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We interviewed Africa Mthombeni, chairman of LPM (Landless People’s Movement), who participated in the VI International Conference of Via Campesina in Jakarta, Indonesia. He talked about the vision of the movement and the main issues concerning the future of South Africa.
The main progress for the movement since the declaration of Maputo in Mozambique (2008, at the V International Conference of La Via Campesina) has been that member countries are more involved in the struggle against capital. While food sovereingty is being increasingly recognized at international level, the next step is to build the capacities of the people, and develop clear programs.
"Everybody, at its own scale, should be able to develop direct programs to realize the philosophy of the movement", he said.
He also pointed out that the movement is currently covering 50% of Africa and made reference to the fact that the Operative Secretariat of La Via Campesina has recently moved from Asia to Africa, which gives the region more visibility and power.
At South African level, the chairman of the landless people’s movement expects more visibility at international level, and the implementation of educational programs to mobilize masses. He also appeals to the South African communities to influence policies, but also at international level to reach the United Nations for instance. Because of capital infiltrating society, land reforms have been slowly implemented, and now South Africa needs a food sovereignty campain. Although the leaders of the country understand the grassroots issues, they have always been very shy to develop rural programs. Capital should leave state institutions and the governement has to solve its dependance on capital. Another issue dealt with by Africa is that the mass media needs to get closer to the people.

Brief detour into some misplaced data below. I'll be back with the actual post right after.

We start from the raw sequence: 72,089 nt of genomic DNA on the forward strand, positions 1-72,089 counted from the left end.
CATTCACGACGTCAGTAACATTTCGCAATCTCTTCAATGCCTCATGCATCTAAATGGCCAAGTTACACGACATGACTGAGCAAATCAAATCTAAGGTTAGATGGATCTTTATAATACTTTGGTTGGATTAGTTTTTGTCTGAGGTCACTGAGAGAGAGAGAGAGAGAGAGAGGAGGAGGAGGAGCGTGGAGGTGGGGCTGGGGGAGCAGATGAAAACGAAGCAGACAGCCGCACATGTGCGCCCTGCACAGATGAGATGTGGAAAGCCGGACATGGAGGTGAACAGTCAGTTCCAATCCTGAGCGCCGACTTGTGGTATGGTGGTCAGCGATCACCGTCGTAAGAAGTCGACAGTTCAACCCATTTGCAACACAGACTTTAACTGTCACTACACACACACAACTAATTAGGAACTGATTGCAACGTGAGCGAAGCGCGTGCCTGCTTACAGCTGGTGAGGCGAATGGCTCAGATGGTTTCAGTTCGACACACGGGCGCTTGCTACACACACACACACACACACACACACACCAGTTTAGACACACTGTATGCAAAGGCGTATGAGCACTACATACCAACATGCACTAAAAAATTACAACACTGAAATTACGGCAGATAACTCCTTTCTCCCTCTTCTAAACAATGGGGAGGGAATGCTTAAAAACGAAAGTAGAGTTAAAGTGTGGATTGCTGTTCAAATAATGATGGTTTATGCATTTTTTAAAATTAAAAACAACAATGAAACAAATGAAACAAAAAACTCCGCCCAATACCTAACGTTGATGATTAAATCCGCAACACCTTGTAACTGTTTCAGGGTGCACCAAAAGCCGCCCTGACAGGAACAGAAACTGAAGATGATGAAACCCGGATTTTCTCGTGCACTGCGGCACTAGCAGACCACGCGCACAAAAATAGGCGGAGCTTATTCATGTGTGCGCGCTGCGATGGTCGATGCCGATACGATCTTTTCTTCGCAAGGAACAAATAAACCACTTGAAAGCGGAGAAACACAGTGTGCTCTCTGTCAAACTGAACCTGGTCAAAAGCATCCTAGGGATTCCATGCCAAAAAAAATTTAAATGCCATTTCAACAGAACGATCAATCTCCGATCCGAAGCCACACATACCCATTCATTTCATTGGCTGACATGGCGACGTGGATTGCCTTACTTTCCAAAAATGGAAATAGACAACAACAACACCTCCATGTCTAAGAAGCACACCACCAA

La edición de este resumen de noticias tiene dos ejes centrales: el sexto Congreso de la Coordinadora Latinoamericana de Organizaciones del Campo (CLOC - Vía Campesina) en Argentina y la 6ª Fiesta Nacional de la Semilla Criolla y la Agricultura Familiar en Uruguay.
La académica Katherine Reilly, profesora asistente en la Escuela de Comunicaciones de la Simon Fraser University de Canadá, y la maestrando Belén Febres Cordero de la misma casa de estudios, acaban de publicar el trabajo “Radio Mundo Real (2003-2013): el rol de la comunicación en resistencia en la cambiante coyuntura geopolítica de América Latina” (adjunto a esta nota).
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